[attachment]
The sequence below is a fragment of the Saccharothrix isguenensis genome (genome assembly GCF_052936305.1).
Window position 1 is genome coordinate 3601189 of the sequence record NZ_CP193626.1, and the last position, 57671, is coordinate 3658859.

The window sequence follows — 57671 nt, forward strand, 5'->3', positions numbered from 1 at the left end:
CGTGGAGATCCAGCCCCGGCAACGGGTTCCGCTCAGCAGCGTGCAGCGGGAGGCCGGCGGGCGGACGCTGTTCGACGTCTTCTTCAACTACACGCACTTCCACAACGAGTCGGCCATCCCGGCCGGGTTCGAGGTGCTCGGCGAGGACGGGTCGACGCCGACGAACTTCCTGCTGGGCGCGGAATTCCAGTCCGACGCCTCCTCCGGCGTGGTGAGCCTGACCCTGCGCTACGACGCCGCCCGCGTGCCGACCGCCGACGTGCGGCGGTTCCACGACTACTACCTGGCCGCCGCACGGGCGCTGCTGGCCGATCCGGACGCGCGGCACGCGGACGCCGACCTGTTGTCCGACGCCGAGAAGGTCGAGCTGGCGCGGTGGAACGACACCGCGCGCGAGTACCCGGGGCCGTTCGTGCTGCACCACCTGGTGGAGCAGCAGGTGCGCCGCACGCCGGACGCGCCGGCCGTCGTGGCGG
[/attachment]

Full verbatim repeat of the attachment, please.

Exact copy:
The sequence below is a fragment of the Saccharothrix isguenensis genome (genome assembly GCF_052936305.1).
Window position 1 is genome coordinate 3601189 of the sequence record NZ_CP193626.1, and the last position, 57671, is coordinate 3658859.

The window sequence follows — 57671 nt, forward strand, 5'->3', positions numbered from 1 at the left end:
CGTGGAGATCCAGCCCCGGCAACGGGTTCCGCTCAGCAGCGTGCAGCGGGAGGCCGGCGGGCGGACGCTGTTCGACGTCTTCTTCAACTACACGCACTTCCACAACGAGTCGGCCATCCCGGCCGGGTTCGAGGTGCTCGGCGAGGACGGGTCGACGCCGACGAACTTCCTGCTGGGCGCGGAATTCCAGTCCGACGCCTCCTCCGGCGTGGTGAGCCTGACCCTGCGCTACGACGCCGCCCGCGTGCCGACCGCCGACGTGCGGCGGTTCCACGACTACTACCTGGCCGCCGCACGGGCGCTGCTGGCCGATCCGGACGCGCGGCACGCGGACGCCGACCTGTTGTCCGACGCCGAGAAGGTCGAGCTGGCGCGGTGGAACGACACCGCGCGCGAGTACCCGGGGCCGTTCGTGCTGCACCACCTGGTGGAGCAGCAGGTGCGCCGCACGCCGGACGCGCCGGCCGTCGTGGCGG